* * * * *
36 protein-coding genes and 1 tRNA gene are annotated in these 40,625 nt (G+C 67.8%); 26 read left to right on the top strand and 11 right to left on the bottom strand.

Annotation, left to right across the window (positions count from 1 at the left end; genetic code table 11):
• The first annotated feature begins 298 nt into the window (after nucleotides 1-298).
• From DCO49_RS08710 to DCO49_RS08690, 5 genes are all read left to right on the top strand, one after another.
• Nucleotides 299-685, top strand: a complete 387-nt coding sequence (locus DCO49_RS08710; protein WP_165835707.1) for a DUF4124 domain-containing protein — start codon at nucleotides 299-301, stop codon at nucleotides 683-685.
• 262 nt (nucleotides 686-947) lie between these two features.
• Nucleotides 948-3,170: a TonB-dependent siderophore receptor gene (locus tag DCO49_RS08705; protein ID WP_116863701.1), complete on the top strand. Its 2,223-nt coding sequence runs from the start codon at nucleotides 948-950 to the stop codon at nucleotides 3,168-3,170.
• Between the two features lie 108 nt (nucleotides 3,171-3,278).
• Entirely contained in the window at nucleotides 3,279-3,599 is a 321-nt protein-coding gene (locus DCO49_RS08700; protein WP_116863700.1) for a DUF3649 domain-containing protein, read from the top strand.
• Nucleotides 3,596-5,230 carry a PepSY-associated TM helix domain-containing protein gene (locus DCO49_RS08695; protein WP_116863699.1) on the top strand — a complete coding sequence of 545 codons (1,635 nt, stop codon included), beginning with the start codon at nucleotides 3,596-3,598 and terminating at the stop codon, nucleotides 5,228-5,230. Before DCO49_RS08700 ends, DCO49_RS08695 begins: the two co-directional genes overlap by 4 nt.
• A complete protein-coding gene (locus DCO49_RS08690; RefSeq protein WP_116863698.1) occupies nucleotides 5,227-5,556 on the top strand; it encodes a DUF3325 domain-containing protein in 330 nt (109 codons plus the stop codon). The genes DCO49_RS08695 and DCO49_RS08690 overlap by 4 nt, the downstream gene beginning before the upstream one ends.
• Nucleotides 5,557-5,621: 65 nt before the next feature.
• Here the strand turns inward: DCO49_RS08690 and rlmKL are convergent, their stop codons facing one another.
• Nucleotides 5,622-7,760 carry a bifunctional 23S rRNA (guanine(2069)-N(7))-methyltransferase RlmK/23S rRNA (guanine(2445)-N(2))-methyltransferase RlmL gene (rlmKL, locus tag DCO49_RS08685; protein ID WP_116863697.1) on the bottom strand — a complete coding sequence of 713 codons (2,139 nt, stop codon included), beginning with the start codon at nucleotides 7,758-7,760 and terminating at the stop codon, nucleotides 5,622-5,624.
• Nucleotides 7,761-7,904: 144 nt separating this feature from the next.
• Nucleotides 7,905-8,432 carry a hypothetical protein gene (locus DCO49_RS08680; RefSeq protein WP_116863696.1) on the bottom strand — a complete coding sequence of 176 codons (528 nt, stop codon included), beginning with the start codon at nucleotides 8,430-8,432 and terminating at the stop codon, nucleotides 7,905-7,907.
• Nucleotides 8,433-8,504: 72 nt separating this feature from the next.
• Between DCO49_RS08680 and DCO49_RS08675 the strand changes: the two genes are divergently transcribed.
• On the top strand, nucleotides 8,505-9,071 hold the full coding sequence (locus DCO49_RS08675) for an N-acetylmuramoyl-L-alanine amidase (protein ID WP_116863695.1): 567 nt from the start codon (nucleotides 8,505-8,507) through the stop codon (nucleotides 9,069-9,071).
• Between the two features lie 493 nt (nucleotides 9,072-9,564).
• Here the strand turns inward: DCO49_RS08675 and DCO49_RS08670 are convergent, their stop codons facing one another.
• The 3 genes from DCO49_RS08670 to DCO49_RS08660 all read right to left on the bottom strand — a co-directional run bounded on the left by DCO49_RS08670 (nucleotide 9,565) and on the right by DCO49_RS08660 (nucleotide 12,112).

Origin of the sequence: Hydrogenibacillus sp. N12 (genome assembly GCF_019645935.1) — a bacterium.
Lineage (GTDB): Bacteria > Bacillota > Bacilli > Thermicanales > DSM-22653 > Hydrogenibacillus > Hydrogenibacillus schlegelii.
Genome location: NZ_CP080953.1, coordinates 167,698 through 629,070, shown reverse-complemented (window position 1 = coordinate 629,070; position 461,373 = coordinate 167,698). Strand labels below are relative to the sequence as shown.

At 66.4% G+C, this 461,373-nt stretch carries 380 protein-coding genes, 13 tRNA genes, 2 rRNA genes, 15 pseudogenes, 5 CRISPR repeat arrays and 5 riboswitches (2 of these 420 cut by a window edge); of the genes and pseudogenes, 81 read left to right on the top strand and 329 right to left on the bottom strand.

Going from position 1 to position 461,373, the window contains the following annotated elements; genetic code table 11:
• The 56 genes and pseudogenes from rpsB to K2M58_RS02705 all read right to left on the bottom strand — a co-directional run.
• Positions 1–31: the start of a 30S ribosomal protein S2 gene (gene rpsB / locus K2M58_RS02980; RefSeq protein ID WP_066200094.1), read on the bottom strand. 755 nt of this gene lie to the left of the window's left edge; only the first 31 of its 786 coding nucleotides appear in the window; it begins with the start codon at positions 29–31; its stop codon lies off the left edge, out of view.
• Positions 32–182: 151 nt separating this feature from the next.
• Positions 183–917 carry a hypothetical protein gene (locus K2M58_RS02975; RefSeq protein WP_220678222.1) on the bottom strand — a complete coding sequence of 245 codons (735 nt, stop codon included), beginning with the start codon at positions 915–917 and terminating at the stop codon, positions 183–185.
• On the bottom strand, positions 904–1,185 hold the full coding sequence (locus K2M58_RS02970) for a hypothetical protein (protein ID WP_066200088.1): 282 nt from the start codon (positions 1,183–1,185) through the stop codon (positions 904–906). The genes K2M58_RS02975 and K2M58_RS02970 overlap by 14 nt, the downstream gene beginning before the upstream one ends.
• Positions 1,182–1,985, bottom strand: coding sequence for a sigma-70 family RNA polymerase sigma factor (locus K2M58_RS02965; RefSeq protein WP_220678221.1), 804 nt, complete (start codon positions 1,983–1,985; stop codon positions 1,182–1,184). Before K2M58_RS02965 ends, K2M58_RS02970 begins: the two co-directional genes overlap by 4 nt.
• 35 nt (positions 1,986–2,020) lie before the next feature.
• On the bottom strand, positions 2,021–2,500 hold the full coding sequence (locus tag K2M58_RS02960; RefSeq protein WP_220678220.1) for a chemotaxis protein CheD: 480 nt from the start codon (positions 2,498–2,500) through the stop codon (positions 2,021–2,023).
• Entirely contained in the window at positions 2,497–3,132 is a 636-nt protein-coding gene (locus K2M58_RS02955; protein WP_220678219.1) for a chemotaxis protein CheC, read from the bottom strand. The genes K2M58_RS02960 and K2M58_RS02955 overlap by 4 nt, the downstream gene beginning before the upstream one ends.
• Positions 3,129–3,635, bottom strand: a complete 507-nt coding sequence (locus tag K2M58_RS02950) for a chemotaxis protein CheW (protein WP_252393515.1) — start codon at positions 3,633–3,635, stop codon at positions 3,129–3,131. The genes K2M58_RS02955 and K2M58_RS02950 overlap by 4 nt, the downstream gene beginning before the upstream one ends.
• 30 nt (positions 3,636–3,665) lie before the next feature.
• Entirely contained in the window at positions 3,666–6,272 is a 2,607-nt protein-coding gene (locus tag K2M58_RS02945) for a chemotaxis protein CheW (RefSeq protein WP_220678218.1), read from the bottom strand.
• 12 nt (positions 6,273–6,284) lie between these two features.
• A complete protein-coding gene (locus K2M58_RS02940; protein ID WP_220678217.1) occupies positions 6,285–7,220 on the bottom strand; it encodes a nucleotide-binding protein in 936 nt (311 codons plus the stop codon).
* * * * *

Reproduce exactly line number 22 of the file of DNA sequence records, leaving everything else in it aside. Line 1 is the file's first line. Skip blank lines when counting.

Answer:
• The 3 genes from DCO49_RS08670 to DCO49_RS08660 all read right to left on the bottom strand — a co-directional run bounded on the left by DCO49_RS08670 (nucleotide 9,565) and on the right by DCO49_RS08660 (nucleotide 12,112).